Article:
A defense lawyer in the dog mauling case has accused prosecutors of trying to "curry favor" with homosexuals and has said the judge "caved in to political pressure," but gay leaders and activists say such statements are absurd.

During her courtroom antics that included crawling on all fours, Nedra Ruiz has brought up the gay card in various ways throughout the trial in Los Angeles. Her client, Marjorie Knoller, is charged with murder after the dog she and husband Robert Noel were caring for fatally mauled neighbor Dianne Whipple, a lesbian, in the hallway of their San Francisco apartment building.

The jury reached verdicts on four of the five counts Wednesday and will resume deliberations Thursday.

"There was a drumbeat for prosecution in this case by the gay community," Ruiz said outside the courthouse Tuesday, adding that Assistant District Attorney Jim Hammer may want "to curry favor with the homosexual and gay folks who are picketing ... and demanding justice for Diane Whipple."

Hammer refused to respond to her claims.

But others in San Francisco, a city known for its large, vocal gay community, said they were offended by the comments.

"I think it's indicative of the weakness of the defense's case. She has nothing else to play, so the last card is the orientation card," said San Francisco Supervisor Mark Leno, poised to become one of the first openly gay men in California's Legislature if he wins an Assembly seat in November. "This is adding insult to injury at this point."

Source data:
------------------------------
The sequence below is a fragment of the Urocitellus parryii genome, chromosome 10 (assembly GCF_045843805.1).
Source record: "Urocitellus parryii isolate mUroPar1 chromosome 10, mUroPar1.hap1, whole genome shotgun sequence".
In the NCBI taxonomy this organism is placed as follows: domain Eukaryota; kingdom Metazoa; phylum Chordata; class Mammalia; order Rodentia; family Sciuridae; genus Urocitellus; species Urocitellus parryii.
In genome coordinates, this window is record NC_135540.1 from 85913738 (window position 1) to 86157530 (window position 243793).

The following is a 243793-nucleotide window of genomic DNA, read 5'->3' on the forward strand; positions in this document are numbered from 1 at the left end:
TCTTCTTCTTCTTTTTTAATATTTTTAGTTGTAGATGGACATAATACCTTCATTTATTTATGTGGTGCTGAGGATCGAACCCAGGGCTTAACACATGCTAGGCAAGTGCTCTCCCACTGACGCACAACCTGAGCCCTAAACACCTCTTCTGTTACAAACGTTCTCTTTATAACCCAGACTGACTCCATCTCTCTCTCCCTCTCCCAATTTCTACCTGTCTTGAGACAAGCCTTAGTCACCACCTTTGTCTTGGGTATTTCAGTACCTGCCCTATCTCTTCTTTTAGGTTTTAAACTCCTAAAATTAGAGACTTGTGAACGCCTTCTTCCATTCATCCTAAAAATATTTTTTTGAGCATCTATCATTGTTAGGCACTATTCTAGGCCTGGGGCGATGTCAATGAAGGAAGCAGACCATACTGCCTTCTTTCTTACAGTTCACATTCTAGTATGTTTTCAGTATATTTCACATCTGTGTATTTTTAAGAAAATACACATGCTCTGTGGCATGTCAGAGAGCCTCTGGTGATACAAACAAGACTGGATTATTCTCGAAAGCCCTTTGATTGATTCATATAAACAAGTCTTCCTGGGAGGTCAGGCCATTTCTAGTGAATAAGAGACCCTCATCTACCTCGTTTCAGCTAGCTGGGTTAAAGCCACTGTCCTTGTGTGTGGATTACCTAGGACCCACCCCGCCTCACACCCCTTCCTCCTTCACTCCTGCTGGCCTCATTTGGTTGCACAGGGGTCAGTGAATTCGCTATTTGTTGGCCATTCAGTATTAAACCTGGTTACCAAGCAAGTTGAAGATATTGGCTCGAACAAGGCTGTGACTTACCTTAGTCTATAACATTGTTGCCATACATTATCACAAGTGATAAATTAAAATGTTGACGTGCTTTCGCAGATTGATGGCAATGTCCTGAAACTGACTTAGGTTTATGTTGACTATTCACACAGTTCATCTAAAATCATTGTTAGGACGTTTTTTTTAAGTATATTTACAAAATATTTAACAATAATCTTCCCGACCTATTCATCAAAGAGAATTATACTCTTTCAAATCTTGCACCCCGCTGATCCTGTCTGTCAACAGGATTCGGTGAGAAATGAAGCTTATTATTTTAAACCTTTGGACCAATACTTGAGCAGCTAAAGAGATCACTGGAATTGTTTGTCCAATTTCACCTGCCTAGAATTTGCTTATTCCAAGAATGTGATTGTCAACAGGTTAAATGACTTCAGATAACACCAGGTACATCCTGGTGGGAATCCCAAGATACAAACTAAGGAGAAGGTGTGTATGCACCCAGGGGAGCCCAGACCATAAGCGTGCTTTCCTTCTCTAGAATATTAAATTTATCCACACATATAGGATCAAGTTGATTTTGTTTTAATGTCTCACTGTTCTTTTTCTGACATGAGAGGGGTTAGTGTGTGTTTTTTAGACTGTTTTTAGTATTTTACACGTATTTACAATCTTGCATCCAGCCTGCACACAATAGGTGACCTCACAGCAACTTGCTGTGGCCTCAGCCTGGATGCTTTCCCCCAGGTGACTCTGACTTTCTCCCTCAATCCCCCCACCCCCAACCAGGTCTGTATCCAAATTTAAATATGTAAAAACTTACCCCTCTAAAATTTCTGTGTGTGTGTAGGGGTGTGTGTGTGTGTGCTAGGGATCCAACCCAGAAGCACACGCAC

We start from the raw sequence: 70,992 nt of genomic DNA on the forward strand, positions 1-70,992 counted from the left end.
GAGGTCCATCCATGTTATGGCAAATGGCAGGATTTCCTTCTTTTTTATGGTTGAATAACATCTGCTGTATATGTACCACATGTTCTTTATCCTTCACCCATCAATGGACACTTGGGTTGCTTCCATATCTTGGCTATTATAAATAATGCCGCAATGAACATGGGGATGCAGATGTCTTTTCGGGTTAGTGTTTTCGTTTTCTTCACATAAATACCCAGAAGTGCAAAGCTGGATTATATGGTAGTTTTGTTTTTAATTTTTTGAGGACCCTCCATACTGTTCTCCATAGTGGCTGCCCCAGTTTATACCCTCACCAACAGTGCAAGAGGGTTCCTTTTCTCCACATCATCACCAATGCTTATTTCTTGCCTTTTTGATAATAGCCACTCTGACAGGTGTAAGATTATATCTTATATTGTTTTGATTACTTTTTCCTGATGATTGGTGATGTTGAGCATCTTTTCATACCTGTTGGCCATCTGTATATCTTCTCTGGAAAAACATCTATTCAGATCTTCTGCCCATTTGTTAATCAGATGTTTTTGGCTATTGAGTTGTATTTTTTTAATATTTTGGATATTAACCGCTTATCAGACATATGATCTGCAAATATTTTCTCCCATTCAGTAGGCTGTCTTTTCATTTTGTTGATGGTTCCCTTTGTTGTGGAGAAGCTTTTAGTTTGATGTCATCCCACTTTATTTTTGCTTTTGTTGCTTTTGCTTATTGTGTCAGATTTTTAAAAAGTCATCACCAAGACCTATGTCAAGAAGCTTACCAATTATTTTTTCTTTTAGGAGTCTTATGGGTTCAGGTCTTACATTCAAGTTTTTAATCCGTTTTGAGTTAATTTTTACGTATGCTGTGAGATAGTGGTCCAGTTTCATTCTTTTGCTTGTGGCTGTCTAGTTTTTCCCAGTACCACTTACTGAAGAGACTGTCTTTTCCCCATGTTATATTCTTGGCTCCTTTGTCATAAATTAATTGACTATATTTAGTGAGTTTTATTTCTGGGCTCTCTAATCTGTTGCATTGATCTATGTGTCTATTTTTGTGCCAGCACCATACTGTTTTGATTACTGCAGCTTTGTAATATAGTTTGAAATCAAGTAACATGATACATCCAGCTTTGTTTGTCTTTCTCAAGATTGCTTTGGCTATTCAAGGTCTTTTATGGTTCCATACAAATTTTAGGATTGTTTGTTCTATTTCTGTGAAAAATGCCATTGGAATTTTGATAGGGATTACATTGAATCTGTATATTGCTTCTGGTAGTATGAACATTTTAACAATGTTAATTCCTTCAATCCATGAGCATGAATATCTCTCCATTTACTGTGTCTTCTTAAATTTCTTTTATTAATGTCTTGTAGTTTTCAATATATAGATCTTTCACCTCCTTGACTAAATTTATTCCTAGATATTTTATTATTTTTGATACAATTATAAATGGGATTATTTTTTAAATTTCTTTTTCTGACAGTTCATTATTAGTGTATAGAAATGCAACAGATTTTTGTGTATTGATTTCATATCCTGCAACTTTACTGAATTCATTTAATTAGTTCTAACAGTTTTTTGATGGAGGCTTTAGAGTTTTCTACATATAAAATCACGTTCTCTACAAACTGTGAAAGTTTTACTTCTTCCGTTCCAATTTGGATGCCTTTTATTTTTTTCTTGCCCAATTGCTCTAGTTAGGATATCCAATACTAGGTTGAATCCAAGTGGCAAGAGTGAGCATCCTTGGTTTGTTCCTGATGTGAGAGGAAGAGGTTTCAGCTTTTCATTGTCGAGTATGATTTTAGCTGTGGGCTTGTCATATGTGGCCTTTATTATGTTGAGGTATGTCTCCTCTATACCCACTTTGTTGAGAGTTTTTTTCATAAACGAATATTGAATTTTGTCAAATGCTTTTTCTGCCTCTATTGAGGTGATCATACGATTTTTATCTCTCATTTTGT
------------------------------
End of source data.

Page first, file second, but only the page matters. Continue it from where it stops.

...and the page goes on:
Leno also said he sees it as part of the defense's strategy.

"It's an attempt to play to potential homophobia among jurors," he said. "It's a great injustice to the facts of the case."

Ruiz claims Knoller has become a scapegoat for years of injustice suffered by gays and lesbians.

Knoller, 46, who was walking the dog at the time of the attack, was charged with second-degree murder, involuntary manslaughter and owning a mischievous dog that killed a person. Noel, 60, faces the latter two charges.

Ruiz did not immediately return a phone call Wednesday.

Michael Cardoza, who is representing Whipple's partner, Sharon Smith, said Ruiz's tactics are desperate, diversionary attempts to help Knoller.

"It's horribly offensive to both the straight community and the gay community," he said. "It shows how ridiculous she is. Whatever thought comes into her mind, as quickly as it comes in, it's uttered. I feel sorry for her."

Assemblywoman Carole Migden, D-San Francisco, a lesbian who authored a law allowing domestic partners to file wrongful death suits, said Ruiz will not change the public's opinion of Noel and Knoller.

"I think it drives people further into our arms. It just is incredible," she said. "I don't believe any aspect of this case has frankly met with public support."